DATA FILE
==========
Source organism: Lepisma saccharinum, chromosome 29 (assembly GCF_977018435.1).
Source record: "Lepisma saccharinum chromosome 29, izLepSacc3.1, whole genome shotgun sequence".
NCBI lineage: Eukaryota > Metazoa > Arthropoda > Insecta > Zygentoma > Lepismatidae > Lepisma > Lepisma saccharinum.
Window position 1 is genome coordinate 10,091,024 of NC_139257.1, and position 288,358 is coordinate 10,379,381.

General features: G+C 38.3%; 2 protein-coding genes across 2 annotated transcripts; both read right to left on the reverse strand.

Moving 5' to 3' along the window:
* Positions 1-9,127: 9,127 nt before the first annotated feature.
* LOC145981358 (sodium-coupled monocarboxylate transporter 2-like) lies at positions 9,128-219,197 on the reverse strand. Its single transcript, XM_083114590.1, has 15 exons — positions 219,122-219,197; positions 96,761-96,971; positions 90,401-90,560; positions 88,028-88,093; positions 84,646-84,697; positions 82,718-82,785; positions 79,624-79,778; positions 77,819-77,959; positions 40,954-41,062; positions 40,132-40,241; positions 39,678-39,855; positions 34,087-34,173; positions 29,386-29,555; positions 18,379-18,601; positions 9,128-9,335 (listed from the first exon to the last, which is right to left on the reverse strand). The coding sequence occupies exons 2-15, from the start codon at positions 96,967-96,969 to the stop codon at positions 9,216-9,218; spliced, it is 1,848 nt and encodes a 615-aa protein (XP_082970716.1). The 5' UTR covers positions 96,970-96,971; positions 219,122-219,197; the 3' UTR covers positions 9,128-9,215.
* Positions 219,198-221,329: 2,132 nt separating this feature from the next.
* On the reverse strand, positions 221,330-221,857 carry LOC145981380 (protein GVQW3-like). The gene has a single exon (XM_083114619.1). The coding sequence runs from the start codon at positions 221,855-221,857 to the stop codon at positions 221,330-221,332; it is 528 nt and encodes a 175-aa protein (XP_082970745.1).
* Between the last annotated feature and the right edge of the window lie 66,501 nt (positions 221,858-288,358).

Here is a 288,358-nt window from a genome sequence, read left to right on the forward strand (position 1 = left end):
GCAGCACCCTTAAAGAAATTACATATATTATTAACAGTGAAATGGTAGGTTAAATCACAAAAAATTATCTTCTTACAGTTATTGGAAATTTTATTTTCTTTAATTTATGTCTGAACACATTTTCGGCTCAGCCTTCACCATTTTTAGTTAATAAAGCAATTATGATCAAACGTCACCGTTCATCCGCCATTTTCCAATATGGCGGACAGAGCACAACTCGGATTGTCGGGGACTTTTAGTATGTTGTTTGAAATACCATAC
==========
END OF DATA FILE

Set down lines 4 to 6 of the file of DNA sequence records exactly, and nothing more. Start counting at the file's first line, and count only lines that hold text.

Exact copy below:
Window position 1 is genome coordinate 10,091,024 of NC_139257.1, and position 288,358 is coordinate 10,379,381.

General features: G+C 38.3%; 2 protein-coding genes across 2 annotated transcripts; both read right to left on the reverse strand.

Moving 5' to 3' along the window: